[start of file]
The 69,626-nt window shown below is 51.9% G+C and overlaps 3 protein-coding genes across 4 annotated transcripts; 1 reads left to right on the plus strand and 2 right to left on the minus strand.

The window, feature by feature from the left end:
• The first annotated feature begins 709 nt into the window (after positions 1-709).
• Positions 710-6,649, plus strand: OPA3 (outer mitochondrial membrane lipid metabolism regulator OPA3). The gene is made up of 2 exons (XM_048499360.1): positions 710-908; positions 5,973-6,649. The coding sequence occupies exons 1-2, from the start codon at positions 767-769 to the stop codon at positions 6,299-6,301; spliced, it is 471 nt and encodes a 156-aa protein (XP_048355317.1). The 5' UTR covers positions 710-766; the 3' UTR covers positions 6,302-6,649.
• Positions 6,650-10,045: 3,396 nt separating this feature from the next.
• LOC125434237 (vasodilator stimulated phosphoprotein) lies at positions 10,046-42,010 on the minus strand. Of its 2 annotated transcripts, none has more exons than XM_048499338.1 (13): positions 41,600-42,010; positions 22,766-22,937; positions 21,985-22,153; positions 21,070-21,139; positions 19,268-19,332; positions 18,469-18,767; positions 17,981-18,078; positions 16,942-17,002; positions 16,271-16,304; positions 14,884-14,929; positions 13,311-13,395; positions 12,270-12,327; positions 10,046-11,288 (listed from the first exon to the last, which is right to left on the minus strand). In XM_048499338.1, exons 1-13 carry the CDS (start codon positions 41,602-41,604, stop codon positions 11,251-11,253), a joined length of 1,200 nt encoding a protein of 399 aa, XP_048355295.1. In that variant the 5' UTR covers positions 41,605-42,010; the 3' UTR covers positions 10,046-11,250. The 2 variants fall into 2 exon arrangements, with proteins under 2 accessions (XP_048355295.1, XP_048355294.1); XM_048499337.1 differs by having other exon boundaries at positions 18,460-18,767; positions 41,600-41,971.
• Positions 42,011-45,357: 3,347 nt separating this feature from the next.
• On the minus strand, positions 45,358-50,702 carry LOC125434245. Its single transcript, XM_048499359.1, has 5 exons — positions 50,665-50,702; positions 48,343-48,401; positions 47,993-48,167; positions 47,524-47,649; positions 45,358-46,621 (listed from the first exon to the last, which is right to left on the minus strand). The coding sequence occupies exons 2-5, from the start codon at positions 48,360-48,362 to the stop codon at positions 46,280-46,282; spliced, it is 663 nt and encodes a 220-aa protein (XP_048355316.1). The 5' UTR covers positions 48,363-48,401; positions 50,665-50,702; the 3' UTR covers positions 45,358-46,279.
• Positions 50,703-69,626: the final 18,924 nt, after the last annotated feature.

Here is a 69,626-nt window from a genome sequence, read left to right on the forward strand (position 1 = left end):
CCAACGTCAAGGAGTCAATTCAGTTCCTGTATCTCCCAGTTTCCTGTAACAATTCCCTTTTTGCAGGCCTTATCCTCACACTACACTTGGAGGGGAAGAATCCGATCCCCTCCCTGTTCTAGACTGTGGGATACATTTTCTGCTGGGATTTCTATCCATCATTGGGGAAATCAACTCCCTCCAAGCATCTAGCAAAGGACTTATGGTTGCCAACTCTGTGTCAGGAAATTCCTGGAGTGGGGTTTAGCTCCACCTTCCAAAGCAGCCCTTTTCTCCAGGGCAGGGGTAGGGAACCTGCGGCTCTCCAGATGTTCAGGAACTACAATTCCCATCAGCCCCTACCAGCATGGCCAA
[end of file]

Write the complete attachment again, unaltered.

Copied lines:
The 69,626-nt window shown below is 51.9% G+C and overlaps 3 protein-coding genes across 4 annotated transcripts; 1 reads left to right on the plus strand and 2 right to left on the minus strand.

The window, feature by feature from the left end:
• The first annotated feature begins 709 nt into the window (after positions 1-709).
• Positions 710-6,649, plus strand: OPA3 (outer mitochondrial membrane lipid metabolism regulator OPA3). The gene is made up of 2 exons (XM_048499360.1): positions 710-908; positions 5,973-6,649. The coding sequence occupies exons 1-2, from the start codon at positions 767-769 to the stop codon at positions 6,299-6,301; spliced, it is 471 nt and encodes a 156-aa protein (XP_048355317.1). The 5' UTR covers positions 710-766; the 3' UTR covers positions 6,302-6,649.
• Positions 6,650-10,045: 3,396 nt separating this feature from the next.
• LOC125434237 (vasodilator stimulated phosphoprotein) lies at positions 10,046-42,010 on the minus strand. Of its 2 annotated transcripts, none has more exons than XM_048499338.1 (13): positions 41,600-42,010; positions 22,766-22,937; positions 21,985-22,153; positions 21,070-21,139; positions 19,268-19,332; positions 18,469-18,767; positions 17,981-18,078; positions 16,942-17,002; positions 16,271-16,304; positions 14,884-14,929; positions 13,311-13,395; positions 12,270-12,327; positions 10,046-11,288 (listed from the first exon to the last, which is right to left on the minus strand). In XM_048499338.1, exons 1-13 carry the CDS (start codon positions 41,602-41,604, stop codon positions 11,251-11,253), a joined length of 1,200 nt encoding a protein of 399 aa, XP_048355295.1. In that variant the 5' UTR covers positions 41,605-42,010; the 3' UTR covers positions 10,046-11,250. The 2 variants fall into 2 exon arrangements, with proteins under 2 accessions (XP_048355295.1, XP_048355294.1); XM_048499337.1 differs by having other exon boundaries at positions 18,460-18,767; positions 41,600-41,971.
• Positions 42,011-45,357: 3,347 nt separating this feature from the next.
• On the minus strand, positions 45,358-50,702 carry LOC125434245. Its single transcript, XM_048499359.1, has 5 exons — positions 50,665-50,702; positions 48,343-48,401; positions 47,993-48,167; positions 47,524-47,649; positions 45,358-46,621 (listed from the first exon to the last, which is right to left on the minus strand). The coding sequence occupies exons 2-5, from the start codon at positions 48,360-48,362 to the stop codon at positions 46,280-46,282; spliced, it is 663 nt and encodes a 220-aa protein (XP_048355316.1). The 5' UTR covers positions 48,363-48,401; positions 50,665-50,702; the 3' UTR covers positions 45,358-46,279.
• Positions 50,703-69,626: the final 18,924 nt, after the last annotated feature.

Here is a 69,626-nt window from a genome sequence, read left to right on the forward strand (position 1 = left end):
CCAACGTCAAGGAGTCAATTCAGTTCCTGTATCTCCCAGTTTCCTGTAACAATTCCCTTTTTGCAGGCCTTATCCTCACACTACACTTGGAGGGGAAGAATCCGATCCCCTCCCTGTTCTAGACTGTGGGATACATTTTCTGCTGGGATTTCTATCCATCATTGGGGAAATCAACTCCCTCCAAGCATCTAGCAAAGGACTTATGGTTGCCAACTCTGTGTCAGGAAATTCCTGGAGTGGGGTTTAGCTCCACCTTCCAAAGCAGCCCTTTTCTCCAGGGCAGGGGTAGGGAACCTGCGGCTCTCCAGATGTTCAGGAACTACAATTCCCATCAGCCCCTACCAGCATGGCCAA